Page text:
[Ubuntu] Use Chef-solo to Launch and Deploy to AWS EC2

[Ubuntu] Use Chef-solo to Launch and Deploy to AWS EC2

What’s Chef?

According to here, Chef is a systems and cloud infrastructure automation framework that makes it easy to deploy servers and applications to any physical, virtual, or cloud location, no matter the size of the infrastructure.

chef_overview


If I want to use chef to deploy something, I need to set up my workstation. A workstation is a computer that is configured to run Knife, to synchronize with the chef-repo, and interact with a single Chef server. The workstation is the location from which most users will do most of their work, including:

  • Developing cookbooks and recipes (and authoring them using Ruby)
  • Keeping the chef-repo synchronized with version source control
  • Using Knife to upload items from the chef-repo to the Chef server
  • Configuring organizational policy, including defining roles and environments and ensuring that critical data is stored in data bags
  • Interacting with nodes, as (or when) required, such as performing a bootstrap operation

What’s Knife?

Knife is a command-line tool that provides an interface between a local chef-repo and the Chef server. But today I just want to launch and deploy something on AWS EC2, if I use Chef-Solo, then there is no need to set up a Chef server.

I will step by step to teach you how to use Chef-Solo to launch AWS EC2 and deploy, I assume you’ve already run Ruby on your Ubuntu and prepare your AWS EC2 KEY.

Install the required tools

$ gem install knife-solo knife-ec2

$ knife --version

Chef: 11.12.0.rc.1

Create and initial a project is named “chef-project”

$ knife solo init chef-project

WARNING: No knife configuration file found
Creating kitchen...
Creating knife.rb in kitchen...
Creating cupboards...
Setting up Berkshelf...

$ cd chef-project
$ tree
.
├── Berksfile
├── cookbooks
├── data_bags
├── environments
├── nodes
├── roles
└── site-cookbooks

Create a Knife configuration file

$ cd chef-project/
$ knife configure -r . --defaults

Configure EC2 security

$ vim .chef/knife.rb

#AWS config
knife[:aws_ssh_key_id]        = 'AWS_KEY_ID'
knife[:aws_access_key_id]     = 'ACCESS_KEY_ID'
knife[:aws_secret_access_key] = 'SECRET_ACCESS_KEY'
knife[:chef_mode]             = 'solo'
knife[:flavor]                = 'm1.small'
knife[:region]                = 'AWS_REGION'
knife[:availability_zone]     = 'AWS_AVAILABILITY_ZONE'
knife[:ssh_user]              = 'ubuntu'
knife[:groups]                = 'default'
knife[:image]                 = 'AMI'

Modify the Knife EC2 plugin
Because the EC2 plugin for Knife is maintained by Opscode and is designed to be used with Chef Server. This means that once a new server has been launched on Amazon, Knife will then attempt to register it with Chef Server and bootstrap it with Chef.[2][3]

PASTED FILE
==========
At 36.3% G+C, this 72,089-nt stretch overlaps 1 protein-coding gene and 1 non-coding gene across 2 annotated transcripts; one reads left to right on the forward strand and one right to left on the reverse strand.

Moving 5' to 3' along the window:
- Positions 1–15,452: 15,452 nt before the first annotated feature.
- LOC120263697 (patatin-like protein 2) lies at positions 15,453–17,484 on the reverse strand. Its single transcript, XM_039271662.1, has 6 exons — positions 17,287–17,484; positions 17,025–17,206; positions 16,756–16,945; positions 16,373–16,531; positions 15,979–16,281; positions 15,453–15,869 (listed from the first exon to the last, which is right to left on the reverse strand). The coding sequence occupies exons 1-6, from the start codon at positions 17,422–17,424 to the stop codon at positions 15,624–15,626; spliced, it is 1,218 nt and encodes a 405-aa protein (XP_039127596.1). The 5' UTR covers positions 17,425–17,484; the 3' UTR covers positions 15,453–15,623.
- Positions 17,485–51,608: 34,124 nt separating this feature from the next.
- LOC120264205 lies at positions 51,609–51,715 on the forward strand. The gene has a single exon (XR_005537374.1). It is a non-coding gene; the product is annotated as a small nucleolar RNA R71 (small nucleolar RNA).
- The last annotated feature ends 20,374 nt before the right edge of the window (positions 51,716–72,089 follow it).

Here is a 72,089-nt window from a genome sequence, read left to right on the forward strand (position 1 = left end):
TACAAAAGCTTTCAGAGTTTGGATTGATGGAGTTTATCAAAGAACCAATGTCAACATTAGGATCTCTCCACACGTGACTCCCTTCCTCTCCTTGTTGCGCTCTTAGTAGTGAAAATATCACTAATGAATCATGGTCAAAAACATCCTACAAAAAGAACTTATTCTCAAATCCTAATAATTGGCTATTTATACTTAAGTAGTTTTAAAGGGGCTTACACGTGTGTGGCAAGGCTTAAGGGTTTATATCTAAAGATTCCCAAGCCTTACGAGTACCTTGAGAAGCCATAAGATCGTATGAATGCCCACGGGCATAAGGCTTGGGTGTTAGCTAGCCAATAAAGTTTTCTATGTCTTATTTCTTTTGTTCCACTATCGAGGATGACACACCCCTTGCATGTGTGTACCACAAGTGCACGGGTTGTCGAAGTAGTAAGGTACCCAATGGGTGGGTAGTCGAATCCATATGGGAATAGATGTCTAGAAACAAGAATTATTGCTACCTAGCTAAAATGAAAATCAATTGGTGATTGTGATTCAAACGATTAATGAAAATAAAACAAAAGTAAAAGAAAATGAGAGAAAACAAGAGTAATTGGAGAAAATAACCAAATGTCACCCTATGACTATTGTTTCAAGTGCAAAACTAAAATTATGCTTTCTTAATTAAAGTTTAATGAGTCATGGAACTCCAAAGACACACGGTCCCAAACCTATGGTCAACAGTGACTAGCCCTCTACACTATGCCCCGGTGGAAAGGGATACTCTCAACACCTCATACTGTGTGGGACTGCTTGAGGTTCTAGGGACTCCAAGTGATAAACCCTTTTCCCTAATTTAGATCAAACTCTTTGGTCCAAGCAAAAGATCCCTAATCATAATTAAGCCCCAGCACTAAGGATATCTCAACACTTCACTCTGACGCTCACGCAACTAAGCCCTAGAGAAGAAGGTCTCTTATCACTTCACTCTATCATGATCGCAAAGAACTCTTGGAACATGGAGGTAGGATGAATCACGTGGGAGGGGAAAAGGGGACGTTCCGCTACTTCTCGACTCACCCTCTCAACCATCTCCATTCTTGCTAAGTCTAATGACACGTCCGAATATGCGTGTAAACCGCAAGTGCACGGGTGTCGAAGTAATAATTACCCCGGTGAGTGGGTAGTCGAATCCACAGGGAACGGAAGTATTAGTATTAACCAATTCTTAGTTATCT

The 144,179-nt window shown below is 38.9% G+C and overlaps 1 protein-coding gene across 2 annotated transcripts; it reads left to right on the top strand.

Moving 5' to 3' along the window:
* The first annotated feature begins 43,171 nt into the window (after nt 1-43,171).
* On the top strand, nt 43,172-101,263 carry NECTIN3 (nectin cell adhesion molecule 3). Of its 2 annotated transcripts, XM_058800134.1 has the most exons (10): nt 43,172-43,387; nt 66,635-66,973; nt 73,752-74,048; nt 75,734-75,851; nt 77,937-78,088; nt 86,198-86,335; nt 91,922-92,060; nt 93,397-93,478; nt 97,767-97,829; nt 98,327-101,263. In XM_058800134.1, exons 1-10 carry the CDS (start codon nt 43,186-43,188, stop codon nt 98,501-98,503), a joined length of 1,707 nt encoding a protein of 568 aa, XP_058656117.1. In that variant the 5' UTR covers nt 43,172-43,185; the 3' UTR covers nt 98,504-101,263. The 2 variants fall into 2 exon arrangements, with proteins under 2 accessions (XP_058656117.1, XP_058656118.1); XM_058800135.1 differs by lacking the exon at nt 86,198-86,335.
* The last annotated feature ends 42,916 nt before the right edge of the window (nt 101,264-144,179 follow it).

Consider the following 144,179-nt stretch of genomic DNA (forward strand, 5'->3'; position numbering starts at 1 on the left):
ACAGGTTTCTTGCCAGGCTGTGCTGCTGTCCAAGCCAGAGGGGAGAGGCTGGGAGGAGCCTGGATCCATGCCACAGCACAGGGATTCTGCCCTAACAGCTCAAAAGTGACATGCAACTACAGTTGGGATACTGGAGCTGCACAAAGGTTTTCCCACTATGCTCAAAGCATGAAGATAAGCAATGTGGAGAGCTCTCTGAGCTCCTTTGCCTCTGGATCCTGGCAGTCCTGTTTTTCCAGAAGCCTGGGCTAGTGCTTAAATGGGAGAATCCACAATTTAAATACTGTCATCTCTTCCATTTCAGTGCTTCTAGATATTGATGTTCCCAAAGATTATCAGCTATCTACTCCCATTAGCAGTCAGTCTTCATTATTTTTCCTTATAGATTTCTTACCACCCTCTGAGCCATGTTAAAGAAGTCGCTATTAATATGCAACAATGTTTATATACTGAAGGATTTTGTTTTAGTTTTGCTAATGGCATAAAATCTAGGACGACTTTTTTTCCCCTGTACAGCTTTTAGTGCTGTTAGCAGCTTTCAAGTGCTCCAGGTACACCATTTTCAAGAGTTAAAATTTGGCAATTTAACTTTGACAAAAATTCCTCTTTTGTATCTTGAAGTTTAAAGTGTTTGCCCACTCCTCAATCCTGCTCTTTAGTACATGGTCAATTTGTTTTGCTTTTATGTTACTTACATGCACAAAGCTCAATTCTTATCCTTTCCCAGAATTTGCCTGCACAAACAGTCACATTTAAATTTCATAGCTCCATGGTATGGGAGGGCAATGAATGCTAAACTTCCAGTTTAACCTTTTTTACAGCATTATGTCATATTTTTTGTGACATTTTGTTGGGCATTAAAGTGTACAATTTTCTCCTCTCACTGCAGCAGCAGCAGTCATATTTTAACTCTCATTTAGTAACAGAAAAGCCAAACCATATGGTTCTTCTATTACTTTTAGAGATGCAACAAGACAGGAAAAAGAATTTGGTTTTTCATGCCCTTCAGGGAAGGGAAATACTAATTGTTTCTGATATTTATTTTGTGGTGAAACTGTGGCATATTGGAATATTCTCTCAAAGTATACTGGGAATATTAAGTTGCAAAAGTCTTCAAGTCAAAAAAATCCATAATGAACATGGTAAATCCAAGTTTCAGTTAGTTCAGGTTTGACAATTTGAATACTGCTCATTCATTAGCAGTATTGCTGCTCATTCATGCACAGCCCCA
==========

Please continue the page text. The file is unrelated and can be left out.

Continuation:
$ mkdir -p ~/.chef/plugins/knife/
$ git clone https://gist.github.com/2049991.git

Then copy ec2_server_create.rb into ~/.chef/plugins/knife/

You can use command line to check ec2 server.

$ knife ec2 server list

Instance ID  Name  Public IP      Private IP     Flavor     Image        SSH Key  Security Groups  IAM Profile  State  
i-XXXXXXXX   Chef  XXX.XXX.XX.XX  XX.XXX.XXX.XX  m1.medium  ami-XXXXXXX  knife    default                     running

Lanuch EC2 instance

$ knife ec2 server create --identity-file ~/.ssh/AWS_KEY_ID.pem

Instance ID: i-XXXXXXXX
Flavor: m1.small
Image: ami-XXXXXXX
Region: us-west-1
Availability Zone: us-west-1a
Security Groups: default
SSH Key: AWS_KEY_ID

Waiting for server............
Public DNS Name: ec2-xx-xx-xx-xx.us-west-1.compute.amazonaws.com
Public IP Address: XXX.XXX.XX.XX
Private DNS Name: ip-xx-xxx-xxx-xxx.us-west-1.compute.internal
Private IP Address: XXX.XXX.XX.XX

Waiting for sshd.done

Instance ID: i-XXXXXXXX
Flavor: m1.small
Image: ami-XXXXXXX
Region: us-west-1
Availability Zone: us-west-1a
Security Groups: default
SSH Key: AWS_KEY_ID
Root Device Type: ebs
Root Volume ID: vol-bd5289bd
Root Device Name: /dev/sda1
Root Device Delete on Terminate: true
Public DNS Name: ec2-xx-xx-xx-xx.us-west-1.compute.amazonaws.com
Public IP Address: XXX.XXX.XX.XX
Private DNS Name: ip-xx-xxx-xxx-xxx.us-west-1.compute.internal
Private IP Address: XXX.XXX.XX.XX
Environment: _default

Deploy something to EC2
Prepare *.json, this *.json must be named as same as your EC2 instance public DNS name, such as ec2-xx-xx-xx-xx.us-west-1.compute.amazonaws.com.json, and put it in node directory. Of course you need to prepare appropriate recipe in cookbook.

$ vim nodes/ec2-xx-xx-xx-xx.us-west-1.compute.amazonaws.com.json

{
  "run_list":[
    "recipe[COOKBOOK]"
  ]
}

Bootstrap Chef-client on EC2 server, and use chef-client to run recipe

$ knife solo bootstrap ubuntu@ec2-xx-xx-xx-xx.us-west-1.compute.amazonaws.com --identity-file ~/.ssh/AWS_KEY_ID.pem

Bootstrapping Chef...
  % Total    % Received % Xferd  Average Speed   Time    Time     Time  Current
                                 Dload  Upload   Total   Spent    Left  Speed
100 14401  100 14401    0     0  46382      0 --:--:-- --:--:-- --:--:-- 58779
Downloading Chef 11.10.4 for ubuntu...
...
...
Generating solo config...
Running Chef...
Starting Chef Client, version 11.10.4
Compiling Cookbooks...
...
...

If you have any revision on the cookbook, just cook, cook, and cook on EC2 instance.

$ knife solo cook ubuntu@ec2-xx-xx-xx-xx.compute.amazonaws.com --identity-file ~/.ssh/AWS_KEY_ID.pem 

Reference:
[1]http://docs.opscode.com/plugin_knife_ec2.html
[2]http://markbirbeck.com/blog/2012/03/16/using-knife-to-launch-ec2-instances-without-a-chef-server/
[3]https://gist.github.com/markbirbeck

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